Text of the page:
Unlike the current Entrepreneur visa, the new visa does not require $200,000 funding arrangements and the English language requirement is 5 Band score on IELTS.
South Australia has allocated $400,000 to implement a pilot program for a new visa for startup entrepreneurs seeking to establish a business in the state.
The visa was first announced in March this year, before the SA state election.
Giving an undertaking to the South Australian Liberals to pilot the visa from SA before its national rollout in 2019, Home Affairs Minister Peter Dutton said it would foster business growth and investment in Australia.
The Government said it would increase job opportunities and boost the economy by attracting startups to establish operations in Australia.
This visa will be different from the existing entrepreneurial and Business & Innovation visas as it will not require any mandatory funding outlay and an applicant only needs to demonstrate vocational English language proficiency.
With the new visa, foreign entrepreneurs and investors with an innovative idea and a supporting business plan will be able to apply for a temporary visa to establish their venture in Australia.
The applicants’ business proposals will be examined by the State or Federal Government and those successfully establishing their business venture in Australia will become eligible to apply for permanent residence.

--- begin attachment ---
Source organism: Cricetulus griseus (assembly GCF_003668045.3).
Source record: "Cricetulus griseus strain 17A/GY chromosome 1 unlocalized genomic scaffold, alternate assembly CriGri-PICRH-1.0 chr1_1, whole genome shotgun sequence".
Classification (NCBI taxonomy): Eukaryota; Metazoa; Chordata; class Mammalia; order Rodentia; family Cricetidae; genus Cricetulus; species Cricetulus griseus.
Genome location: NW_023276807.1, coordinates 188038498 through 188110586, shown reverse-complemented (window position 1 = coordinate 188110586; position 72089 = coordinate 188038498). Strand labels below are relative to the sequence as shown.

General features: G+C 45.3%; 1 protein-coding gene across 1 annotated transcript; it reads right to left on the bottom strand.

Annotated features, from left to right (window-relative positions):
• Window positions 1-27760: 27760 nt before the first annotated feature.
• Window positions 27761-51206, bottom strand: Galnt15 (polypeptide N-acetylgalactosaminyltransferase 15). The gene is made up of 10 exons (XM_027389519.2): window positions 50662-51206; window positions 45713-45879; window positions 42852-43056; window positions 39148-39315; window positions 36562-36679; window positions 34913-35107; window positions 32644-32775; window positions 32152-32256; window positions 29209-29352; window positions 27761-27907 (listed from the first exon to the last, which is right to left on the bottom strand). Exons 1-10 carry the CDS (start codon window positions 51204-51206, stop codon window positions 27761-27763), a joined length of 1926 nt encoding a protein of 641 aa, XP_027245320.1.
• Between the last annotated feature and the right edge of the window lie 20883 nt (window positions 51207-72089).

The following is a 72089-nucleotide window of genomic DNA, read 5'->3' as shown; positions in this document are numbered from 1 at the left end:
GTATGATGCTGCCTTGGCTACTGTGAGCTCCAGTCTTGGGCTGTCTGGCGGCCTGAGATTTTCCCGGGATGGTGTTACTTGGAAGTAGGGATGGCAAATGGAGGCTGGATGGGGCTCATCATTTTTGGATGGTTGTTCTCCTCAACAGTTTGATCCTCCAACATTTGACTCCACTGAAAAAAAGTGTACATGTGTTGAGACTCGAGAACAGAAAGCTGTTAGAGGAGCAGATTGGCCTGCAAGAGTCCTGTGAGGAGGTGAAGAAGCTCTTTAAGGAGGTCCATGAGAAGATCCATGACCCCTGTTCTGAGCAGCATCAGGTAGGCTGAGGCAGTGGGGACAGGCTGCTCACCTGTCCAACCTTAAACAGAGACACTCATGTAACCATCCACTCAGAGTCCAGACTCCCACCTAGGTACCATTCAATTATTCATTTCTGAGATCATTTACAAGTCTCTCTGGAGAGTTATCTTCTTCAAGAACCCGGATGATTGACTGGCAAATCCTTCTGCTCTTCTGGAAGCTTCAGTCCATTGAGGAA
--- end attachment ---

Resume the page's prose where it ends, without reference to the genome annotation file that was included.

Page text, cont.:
The South Australia pilot will run over four years and 30 places allocated in the first year with the number of visas increasing every year, StartupSmart reports.
The South Australian Minister for Trade, Tourism and Investment, David Ridgway said the new visa encourages growth in the local entrepreneurial culture.
“The new visa will drive entrepreneurialism and innovation in our state, with the future potential to employ South Australians,” Mr Ridgway said.
While it’s not yet clear whether any financial requirements apply to the applicants, they must be under the age of 45 and have vocational level English which is band 5 in each of the four components of the International English Language Testing System (IELTS). They are also required to meet the health, character and financial requirements set by the Federal Government.
“We are confident that this arrangement can lead to participants applying for permanent residence in South Australia as they develop their business plans into successful enterprises creating new companies and jobs in our state,” said Mr Marshall said after the Federal Government’s announcement.
“These arrangements will also encourage more investment in those sectors of our economy with the greatest capacity to grow, including advanced manufacturing and defence technology following the Federal Government’s decision to centre the naval shipbuilding program in South Australia.”